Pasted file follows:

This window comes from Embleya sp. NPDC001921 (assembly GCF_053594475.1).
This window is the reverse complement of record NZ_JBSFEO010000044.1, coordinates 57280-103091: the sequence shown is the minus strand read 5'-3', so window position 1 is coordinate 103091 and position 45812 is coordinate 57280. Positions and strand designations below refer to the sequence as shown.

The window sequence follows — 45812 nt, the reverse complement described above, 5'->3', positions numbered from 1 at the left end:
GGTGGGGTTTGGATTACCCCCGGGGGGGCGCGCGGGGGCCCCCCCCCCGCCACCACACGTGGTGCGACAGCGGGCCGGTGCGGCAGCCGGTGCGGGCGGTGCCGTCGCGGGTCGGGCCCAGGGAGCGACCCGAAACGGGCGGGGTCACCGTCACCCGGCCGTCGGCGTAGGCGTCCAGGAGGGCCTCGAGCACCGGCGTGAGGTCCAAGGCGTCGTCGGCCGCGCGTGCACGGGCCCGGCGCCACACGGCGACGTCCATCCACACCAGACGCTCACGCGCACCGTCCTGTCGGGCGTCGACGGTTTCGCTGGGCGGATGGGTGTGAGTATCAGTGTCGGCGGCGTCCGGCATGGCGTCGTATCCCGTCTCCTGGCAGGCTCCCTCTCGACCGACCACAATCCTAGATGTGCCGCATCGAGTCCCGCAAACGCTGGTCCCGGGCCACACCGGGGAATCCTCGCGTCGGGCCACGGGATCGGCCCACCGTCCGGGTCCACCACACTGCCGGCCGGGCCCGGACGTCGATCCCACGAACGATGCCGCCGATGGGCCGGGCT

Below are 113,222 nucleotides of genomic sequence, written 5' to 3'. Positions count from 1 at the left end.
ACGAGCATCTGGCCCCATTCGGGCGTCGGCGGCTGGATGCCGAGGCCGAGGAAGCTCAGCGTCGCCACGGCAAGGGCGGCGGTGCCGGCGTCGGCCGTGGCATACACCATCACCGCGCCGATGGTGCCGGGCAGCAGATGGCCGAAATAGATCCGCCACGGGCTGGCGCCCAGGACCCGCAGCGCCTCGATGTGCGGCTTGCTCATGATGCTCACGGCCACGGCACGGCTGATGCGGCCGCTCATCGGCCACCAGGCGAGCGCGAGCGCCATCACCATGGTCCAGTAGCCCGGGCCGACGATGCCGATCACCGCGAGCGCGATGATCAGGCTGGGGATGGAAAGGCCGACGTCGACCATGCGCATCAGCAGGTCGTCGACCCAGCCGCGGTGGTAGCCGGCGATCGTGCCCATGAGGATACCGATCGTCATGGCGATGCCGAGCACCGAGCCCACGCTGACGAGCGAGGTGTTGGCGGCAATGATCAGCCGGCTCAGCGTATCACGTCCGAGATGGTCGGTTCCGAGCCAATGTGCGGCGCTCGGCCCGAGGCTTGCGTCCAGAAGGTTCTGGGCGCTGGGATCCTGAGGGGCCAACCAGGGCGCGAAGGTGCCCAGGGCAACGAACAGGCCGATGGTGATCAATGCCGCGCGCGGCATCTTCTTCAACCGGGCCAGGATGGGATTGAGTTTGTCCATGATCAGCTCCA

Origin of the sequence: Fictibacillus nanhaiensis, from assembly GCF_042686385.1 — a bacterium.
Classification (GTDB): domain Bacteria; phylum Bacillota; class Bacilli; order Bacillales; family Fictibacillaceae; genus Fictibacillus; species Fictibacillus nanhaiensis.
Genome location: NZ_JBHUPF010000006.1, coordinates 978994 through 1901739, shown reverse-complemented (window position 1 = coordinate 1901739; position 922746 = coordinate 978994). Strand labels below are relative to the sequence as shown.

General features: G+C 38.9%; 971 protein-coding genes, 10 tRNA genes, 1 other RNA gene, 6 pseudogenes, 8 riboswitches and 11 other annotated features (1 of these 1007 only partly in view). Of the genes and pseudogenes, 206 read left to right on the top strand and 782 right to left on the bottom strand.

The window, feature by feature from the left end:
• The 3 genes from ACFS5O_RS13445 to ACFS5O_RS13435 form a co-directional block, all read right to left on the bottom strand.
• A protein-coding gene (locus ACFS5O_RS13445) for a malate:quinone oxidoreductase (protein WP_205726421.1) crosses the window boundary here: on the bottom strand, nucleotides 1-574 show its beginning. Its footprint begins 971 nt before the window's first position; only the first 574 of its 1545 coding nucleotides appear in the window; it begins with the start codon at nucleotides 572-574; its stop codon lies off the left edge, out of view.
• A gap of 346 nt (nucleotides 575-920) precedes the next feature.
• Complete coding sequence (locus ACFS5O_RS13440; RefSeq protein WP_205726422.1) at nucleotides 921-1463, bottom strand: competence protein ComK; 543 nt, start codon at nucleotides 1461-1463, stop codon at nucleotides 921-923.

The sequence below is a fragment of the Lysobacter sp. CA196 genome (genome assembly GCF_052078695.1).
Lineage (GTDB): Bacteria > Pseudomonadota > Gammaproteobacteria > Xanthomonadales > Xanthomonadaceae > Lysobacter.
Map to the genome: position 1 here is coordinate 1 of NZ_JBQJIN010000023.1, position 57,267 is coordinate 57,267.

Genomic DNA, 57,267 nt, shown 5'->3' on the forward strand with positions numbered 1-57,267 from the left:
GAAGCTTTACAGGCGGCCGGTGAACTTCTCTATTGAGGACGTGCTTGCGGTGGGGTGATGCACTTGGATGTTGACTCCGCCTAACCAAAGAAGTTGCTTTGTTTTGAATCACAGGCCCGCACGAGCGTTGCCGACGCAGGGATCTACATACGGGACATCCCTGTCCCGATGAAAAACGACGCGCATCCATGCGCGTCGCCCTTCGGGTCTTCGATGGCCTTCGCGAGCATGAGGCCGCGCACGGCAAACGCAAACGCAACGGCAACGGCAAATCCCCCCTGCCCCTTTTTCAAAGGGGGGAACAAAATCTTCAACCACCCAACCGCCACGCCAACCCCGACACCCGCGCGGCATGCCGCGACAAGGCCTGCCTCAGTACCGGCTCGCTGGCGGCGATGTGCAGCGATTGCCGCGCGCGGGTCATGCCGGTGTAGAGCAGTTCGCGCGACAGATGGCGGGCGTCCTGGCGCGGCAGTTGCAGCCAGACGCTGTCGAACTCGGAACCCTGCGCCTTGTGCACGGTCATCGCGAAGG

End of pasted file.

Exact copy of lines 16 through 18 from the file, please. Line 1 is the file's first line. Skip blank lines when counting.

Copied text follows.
The sequence below is a fragment of the Lysobacter sp. CA196 genome (genome assembly GCF_052078695.1).
Lineage (GTDB): Bacteria > Pseudomonadota > Gammaproteobacteria > Xanthomonadales > Xanthomonadaceae > Lysobacter.
Map to the genome: position 1 here is coordinate 1 of NZ_JBQJIN010000023.1, position 57,267 is coordinate 57,267.